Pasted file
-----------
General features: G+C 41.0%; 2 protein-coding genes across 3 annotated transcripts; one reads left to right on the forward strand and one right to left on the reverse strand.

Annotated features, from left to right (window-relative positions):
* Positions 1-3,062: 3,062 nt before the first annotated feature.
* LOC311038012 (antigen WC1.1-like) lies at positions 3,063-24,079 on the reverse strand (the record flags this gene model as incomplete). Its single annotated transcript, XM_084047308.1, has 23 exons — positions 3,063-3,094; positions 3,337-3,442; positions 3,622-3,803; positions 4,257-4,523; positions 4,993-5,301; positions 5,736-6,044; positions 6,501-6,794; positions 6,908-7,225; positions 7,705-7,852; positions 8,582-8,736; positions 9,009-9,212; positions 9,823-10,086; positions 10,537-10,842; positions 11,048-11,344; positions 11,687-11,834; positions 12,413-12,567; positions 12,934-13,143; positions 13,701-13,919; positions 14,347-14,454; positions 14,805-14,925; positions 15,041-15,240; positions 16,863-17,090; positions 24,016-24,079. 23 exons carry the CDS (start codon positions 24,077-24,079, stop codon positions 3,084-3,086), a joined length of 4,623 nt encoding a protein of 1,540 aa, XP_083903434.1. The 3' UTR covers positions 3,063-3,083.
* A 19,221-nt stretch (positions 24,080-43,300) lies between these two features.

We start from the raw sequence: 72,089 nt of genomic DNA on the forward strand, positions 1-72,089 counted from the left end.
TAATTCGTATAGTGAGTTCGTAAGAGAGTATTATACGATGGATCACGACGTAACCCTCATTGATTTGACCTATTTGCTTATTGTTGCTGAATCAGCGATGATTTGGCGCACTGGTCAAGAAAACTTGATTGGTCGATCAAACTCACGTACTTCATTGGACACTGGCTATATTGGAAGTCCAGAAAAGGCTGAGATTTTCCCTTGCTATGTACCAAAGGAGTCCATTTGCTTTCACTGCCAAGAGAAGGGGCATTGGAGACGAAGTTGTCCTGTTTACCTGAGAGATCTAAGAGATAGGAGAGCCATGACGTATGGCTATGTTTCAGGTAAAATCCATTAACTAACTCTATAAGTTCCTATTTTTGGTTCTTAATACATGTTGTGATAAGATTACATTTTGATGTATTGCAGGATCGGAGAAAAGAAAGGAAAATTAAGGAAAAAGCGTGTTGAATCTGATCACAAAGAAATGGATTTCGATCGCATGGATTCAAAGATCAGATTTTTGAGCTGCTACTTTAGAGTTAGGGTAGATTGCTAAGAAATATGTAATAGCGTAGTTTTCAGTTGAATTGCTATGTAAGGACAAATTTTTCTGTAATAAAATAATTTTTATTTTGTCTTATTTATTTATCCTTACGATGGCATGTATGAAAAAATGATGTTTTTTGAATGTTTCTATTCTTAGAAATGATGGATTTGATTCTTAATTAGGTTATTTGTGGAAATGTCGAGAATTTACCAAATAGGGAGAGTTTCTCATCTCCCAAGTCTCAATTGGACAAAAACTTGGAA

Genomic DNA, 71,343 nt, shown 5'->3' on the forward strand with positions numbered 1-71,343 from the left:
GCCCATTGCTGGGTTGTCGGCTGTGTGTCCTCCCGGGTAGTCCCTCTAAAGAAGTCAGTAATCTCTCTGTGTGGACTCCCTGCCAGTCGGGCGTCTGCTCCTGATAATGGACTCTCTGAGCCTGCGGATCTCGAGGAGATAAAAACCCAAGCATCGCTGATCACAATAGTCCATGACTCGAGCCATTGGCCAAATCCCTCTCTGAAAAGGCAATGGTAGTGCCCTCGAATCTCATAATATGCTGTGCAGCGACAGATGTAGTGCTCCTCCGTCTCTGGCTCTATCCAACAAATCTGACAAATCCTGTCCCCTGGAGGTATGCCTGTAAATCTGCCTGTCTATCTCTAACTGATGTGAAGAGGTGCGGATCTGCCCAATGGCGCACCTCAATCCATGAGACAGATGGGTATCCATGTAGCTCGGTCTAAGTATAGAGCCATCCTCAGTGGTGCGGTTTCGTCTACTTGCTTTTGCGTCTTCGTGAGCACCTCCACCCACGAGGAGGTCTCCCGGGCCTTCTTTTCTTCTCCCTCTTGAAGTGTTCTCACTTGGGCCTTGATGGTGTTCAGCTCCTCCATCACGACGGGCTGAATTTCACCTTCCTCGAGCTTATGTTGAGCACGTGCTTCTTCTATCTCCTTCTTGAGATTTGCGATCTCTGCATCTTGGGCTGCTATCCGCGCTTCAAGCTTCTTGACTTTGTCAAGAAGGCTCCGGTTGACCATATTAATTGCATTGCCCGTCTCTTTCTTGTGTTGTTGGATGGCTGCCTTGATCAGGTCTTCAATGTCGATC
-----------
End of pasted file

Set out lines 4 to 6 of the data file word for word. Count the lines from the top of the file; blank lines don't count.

* LOC311038012 (antigen WC1.1-like) lies at positions 3,063-24,079 on the reverse strand (the record flags this gene model as incomplete). Its single annotated transcript, XM_084047308.1, has 23 exons — positions 3,063-3,094; positions 3,337-3,442; positions 3,622-3,803; positions 4,257-4,523; positions 4,993-5,301; positions 5,736-6,044; positions 6,501-6,794; positions 6,908-7,225; positions 7,705-7,852; positions 8,582-8,736; positions 9,009-9,212; positions 9,823-10,086; positions 10,537-10,842; positions 11,048-11,344; positions 11,687-11,834; positions 12,413-12,567; positions 12,934-13,143; positions 13,701-13,919; positions 14,347-14,454; positions 14,805-14,925; positions 15,041-15,240; positions 16,863-17,090; positions 24,016-24,079. 23 exons carry the CDS (start codon positions 24,077-24,079, stop codon positions 3,084-3,086), a joined length of 4,623 nt encoding a protein of 1,540 aa, XP_083903434.1. The 3' UTR covers positions 3,063-3,083.
* A 19,221-nt stretch (positions 24,080-43,300) lies between these two features.

We start from the raw sequence: 72,089 nt of genomic DNA on the forward strand, positions 1-72,089 counted from the left end.